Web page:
But to end on a more positive note, my Embassy team have been working with the Ministry of Finance to conclude a Double Taxation Agreement. We have successfully got this agreement to a point where it will soon be signed. The UK has double taxation treaties with over a hundred countries. But more importantly this one is the first between our two countries. So it represents an important step in the developing relationship between Albania and the United Kingdom. This is a very business-friendly treaty that follows the OECD Model Convention in many respects. In particular it sets limits on the amounts of tax that can be charged when dividends, interest and royalties are transferred from one country to the other. We hope that businesses will welcome that. Of course, the treaty also contains important safeguards to prevent tax avoidance and evasion. We hope that that this treaty will serve to encourage bilateral trade and investment. Indeed early indications from some contacts and potential investors are that it certainly will.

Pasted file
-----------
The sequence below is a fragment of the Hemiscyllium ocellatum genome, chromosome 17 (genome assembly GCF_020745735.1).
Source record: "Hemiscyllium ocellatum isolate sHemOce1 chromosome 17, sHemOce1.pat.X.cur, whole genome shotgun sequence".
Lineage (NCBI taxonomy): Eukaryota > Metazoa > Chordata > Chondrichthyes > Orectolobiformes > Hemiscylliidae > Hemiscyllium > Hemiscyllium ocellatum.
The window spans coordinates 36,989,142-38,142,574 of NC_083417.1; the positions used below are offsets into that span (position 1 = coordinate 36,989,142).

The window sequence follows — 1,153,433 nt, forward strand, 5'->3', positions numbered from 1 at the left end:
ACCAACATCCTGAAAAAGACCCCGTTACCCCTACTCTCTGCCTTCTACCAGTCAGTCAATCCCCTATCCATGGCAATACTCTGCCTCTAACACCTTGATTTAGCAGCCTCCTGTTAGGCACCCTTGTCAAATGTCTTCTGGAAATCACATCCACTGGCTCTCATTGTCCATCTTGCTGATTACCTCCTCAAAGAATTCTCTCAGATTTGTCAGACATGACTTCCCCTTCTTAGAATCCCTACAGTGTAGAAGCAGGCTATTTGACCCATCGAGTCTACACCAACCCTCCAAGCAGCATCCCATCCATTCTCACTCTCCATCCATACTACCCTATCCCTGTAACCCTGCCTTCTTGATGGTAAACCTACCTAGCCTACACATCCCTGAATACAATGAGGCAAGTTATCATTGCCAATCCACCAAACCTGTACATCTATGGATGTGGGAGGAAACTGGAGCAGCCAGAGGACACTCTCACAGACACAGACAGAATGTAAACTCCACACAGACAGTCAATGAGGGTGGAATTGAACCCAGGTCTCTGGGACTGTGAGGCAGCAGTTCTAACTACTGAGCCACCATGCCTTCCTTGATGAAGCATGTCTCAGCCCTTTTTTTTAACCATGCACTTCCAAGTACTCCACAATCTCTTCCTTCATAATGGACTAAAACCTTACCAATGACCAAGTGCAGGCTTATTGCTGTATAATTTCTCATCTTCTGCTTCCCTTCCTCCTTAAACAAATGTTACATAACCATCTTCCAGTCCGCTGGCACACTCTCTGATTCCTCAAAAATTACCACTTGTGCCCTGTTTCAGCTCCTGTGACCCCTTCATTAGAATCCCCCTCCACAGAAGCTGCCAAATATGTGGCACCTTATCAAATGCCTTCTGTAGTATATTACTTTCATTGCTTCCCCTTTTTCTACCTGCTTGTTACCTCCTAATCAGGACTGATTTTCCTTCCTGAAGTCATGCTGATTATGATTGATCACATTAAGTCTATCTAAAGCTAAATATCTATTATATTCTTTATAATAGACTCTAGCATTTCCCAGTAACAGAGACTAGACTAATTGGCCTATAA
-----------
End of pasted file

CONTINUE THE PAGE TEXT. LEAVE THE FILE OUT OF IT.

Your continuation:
We all know that Albania has a lot to offer the determined and imaginative investor. There are still plenty of unexploited niches in the market, in tourism, energy, agriculture, retail and financial services. The recent successes of Italian companies in the call centre industry have underlined that Albania has a young, energetic and talented workforce ready to work at very competitive rates. My embassy is seeing a slow but definite growth in interest in the Albanian market from potential British investors. We are looking to see more of this in the future.

Published 8 March 2013